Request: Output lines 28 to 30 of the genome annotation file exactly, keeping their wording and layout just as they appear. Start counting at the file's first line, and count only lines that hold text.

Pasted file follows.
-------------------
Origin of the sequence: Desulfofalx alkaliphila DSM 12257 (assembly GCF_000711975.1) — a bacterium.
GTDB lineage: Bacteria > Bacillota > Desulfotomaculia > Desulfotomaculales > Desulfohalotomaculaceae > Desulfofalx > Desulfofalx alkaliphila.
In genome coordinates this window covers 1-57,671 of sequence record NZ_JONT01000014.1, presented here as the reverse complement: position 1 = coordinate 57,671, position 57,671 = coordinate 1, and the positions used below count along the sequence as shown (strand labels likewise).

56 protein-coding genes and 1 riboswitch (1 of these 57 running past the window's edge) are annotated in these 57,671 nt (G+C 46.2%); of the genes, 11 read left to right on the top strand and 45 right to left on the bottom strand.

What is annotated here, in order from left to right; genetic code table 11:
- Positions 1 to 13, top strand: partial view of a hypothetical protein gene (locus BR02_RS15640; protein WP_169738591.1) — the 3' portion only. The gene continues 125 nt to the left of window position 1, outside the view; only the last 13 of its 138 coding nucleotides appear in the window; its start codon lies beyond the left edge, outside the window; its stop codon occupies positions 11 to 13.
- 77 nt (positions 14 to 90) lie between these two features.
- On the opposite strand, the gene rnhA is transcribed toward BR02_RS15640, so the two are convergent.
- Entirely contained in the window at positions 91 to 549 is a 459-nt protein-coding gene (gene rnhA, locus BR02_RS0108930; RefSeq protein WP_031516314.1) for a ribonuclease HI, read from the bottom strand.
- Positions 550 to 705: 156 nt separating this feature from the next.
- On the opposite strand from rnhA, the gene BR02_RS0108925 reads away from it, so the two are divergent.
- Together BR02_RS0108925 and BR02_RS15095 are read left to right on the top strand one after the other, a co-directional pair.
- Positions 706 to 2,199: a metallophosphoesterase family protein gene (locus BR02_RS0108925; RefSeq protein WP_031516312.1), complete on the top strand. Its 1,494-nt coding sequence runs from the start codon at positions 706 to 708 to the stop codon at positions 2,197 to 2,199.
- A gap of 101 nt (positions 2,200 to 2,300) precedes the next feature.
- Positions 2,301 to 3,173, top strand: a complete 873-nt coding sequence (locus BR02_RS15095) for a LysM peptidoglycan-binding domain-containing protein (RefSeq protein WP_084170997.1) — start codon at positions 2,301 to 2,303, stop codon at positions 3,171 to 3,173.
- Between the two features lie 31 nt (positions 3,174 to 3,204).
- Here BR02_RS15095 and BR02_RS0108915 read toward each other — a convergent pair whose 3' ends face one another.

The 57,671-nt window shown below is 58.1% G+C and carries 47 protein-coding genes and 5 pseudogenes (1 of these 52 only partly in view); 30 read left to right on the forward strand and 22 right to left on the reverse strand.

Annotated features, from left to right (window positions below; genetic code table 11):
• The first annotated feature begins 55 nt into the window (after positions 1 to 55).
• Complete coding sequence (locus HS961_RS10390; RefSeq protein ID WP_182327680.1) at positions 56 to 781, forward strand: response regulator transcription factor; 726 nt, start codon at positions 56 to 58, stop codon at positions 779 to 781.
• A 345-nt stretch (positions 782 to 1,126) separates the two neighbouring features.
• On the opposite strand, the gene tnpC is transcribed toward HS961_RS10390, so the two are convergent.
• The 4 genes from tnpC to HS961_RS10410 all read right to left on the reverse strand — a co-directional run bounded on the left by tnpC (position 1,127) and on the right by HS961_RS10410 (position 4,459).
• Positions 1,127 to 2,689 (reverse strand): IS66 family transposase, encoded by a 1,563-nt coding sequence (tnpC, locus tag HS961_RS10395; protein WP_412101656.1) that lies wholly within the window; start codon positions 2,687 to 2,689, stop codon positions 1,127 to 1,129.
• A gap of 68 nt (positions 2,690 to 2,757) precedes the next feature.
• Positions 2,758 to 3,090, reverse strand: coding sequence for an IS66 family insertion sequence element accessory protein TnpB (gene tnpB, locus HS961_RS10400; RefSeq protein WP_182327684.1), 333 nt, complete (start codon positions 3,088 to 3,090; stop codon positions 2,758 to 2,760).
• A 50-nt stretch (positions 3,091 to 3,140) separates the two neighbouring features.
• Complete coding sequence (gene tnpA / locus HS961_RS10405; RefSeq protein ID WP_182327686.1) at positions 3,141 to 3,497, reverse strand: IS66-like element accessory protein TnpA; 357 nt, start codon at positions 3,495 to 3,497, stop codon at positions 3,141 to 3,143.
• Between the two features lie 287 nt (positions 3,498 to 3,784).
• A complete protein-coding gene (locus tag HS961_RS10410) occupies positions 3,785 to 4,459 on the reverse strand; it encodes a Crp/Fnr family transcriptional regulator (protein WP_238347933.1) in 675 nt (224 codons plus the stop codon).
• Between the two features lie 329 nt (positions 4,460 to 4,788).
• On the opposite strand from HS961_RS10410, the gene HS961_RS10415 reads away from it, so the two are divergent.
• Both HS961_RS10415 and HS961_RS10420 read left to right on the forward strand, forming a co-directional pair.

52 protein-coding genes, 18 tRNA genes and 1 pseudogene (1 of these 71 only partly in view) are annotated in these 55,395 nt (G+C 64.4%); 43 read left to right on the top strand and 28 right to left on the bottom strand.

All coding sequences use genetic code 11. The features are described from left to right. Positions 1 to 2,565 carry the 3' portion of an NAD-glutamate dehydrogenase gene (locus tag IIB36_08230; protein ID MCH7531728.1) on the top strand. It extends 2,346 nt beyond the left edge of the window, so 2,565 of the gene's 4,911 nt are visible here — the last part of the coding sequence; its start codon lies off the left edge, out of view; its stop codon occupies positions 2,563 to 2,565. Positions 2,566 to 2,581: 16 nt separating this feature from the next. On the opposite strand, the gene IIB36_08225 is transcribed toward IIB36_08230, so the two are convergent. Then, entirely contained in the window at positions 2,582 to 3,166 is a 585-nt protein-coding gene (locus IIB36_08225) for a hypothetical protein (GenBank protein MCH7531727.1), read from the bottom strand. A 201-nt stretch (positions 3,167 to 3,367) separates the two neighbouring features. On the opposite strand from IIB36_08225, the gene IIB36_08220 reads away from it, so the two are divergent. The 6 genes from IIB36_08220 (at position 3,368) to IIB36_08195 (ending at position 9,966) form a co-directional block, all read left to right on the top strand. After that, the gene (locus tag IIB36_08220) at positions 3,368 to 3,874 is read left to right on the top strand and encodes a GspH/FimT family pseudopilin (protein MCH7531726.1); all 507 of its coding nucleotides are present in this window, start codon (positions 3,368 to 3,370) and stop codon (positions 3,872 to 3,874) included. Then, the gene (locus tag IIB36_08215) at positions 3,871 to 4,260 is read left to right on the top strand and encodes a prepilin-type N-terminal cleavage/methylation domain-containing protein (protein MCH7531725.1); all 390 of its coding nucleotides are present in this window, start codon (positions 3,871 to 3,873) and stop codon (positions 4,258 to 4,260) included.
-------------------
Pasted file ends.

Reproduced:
• A 50-nt stretch (positions 3,091 to 3,140) separates the two neighbouring features.
• Complete coding sequence (gene tnpA / locus HS961_RS10405; RefSeq protein ID WP_182327686.1) at positions 3,141 to 3,497, reverse strand: IS66-like element accessory protein TnpA; 357 nt, start codon at positions 3,495 to 3,497, stop codon at positions 3,141 to 3,143.
• Between the two features lie 287 nt (positions 3,498 to 3,784).